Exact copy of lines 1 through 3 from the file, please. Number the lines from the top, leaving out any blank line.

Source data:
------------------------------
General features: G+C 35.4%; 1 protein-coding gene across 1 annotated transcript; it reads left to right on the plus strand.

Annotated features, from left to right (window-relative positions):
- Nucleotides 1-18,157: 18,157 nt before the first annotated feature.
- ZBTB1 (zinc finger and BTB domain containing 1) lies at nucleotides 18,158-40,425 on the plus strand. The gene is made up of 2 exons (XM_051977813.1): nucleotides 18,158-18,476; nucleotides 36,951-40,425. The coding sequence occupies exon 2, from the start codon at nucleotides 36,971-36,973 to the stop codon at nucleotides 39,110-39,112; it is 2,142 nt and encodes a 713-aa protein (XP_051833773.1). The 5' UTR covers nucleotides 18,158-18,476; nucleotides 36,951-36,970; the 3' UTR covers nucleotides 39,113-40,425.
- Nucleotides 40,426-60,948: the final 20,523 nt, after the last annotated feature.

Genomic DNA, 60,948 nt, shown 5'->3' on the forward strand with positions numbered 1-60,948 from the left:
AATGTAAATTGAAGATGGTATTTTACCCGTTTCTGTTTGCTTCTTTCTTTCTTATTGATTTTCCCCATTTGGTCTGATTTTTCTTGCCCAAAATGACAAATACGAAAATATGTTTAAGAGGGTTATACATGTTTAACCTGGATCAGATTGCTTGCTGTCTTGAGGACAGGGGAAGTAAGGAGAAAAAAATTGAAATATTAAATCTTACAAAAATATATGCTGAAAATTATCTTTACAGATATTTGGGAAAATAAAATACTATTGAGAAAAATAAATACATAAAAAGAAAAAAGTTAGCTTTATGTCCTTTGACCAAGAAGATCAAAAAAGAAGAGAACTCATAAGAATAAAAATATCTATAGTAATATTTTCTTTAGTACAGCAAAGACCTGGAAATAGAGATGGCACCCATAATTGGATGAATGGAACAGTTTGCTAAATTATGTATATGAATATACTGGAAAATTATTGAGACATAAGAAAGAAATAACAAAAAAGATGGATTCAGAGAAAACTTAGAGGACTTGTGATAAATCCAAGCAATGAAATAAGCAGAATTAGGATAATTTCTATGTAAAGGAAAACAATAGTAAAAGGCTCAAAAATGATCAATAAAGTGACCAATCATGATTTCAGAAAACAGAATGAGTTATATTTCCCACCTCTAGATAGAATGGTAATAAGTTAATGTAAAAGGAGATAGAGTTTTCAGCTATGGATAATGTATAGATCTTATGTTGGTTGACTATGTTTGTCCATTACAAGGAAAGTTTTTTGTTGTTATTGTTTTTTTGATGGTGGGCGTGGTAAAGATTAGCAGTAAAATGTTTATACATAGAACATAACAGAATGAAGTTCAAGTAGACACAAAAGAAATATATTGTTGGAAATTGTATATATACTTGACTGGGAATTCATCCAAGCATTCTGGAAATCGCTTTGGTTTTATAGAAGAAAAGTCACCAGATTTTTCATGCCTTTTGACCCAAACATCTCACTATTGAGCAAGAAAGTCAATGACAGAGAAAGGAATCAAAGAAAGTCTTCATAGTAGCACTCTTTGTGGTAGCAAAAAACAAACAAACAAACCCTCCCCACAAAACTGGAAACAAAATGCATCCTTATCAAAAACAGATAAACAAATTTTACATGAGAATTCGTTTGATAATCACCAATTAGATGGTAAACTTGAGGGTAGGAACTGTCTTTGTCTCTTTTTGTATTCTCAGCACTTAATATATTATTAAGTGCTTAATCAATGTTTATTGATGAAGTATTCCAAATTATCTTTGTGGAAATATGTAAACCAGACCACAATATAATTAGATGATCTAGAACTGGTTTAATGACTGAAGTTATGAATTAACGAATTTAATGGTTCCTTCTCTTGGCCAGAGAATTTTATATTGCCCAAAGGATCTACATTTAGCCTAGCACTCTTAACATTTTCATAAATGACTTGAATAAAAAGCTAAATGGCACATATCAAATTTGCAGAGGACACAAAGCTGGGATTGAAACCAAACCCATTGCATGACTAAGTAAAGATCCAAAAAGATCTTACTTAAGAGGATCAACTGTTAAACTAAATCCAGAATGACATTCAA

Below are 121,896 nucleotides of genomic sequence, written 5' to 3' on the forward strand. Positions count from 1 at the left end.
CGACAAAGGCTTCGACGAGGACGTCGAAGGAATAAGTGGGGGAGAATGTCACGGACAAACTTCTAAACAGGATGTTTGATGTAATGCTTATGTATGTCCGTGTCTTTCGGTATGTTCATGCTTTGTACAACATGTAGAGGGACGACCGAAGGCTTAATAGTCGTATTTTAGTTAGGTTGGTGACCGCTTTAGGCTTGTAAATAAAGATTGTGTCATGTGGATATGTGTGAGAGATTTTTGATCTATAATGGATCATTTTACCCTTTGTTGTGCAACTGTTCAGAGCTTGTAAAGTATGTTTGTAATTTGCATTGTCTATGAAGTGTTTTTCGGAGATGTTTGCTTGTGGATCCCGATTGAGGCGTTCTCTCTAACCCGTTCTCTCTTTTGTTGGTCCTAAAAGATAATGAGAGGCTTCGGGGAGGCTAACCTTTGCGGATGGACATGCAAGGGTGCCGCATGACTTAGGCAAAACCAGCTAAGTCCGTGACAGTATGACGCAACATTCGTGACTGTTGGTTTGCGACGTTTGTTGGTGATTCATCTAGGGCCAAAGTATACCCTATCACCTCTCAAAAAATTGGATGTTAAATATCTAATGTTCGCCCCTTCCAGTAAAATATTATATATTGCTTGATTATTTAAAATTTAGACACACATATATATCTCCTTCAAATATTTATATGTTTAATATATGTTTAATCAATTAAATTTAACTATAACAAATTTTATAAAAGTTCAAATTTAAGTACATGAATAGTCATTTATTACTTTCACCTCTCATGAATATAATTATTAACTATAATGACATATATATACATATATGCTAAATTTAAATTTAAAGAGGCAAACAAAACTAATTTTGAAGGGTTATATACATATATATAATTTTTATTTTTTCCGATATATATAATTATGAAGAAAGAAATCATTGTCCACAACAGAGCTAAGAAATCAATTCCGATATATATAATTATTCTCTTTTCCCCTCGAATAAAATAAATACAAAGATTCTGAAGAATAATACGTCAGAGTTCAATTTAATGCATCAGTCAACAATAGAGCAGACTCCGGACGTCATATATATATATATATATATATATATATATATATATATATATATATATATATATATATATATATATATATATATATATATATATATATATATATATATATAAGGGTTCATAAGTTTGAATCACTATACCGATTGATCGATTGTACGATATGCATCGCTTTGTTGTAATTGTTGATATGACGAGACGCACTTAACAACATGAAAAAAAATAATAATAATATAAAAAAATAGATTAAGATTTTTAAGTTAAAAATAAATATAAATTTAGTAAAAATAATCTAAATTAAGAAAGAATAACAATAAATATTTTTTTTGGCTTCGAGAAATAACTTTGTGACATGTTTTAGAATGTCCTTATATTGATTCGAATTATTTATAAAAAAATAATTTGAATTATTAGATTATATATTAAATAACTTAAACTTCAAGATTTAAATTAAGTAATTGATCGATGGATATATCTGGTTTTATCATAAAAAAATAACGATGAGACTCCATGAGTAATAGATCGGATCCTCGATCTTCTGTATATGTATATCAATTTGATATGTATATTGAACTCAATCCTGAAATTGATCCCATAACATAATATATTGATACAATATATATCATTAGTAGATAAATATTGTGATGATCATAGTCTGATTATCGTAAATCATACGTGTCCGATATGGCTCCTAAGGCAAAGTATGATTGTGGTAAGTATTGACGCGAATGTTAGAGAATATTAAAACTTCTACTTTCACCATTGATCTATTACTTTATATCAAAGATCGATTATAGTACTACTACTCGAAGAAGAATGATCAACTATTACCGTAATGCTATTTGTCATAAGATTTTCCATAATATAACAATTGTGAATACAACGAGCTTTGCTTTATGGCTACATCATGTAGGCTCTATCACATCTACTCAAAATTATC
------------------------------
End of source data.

General features: G+C 35.4%; 1 protein-coding gene across 1 annotated transcript; it reads left to right on the plus strand.

Annotated features, from left to right (window-relative positions):
- Nucleotides 1-18,157: 18,157 nt before the first annotated feature.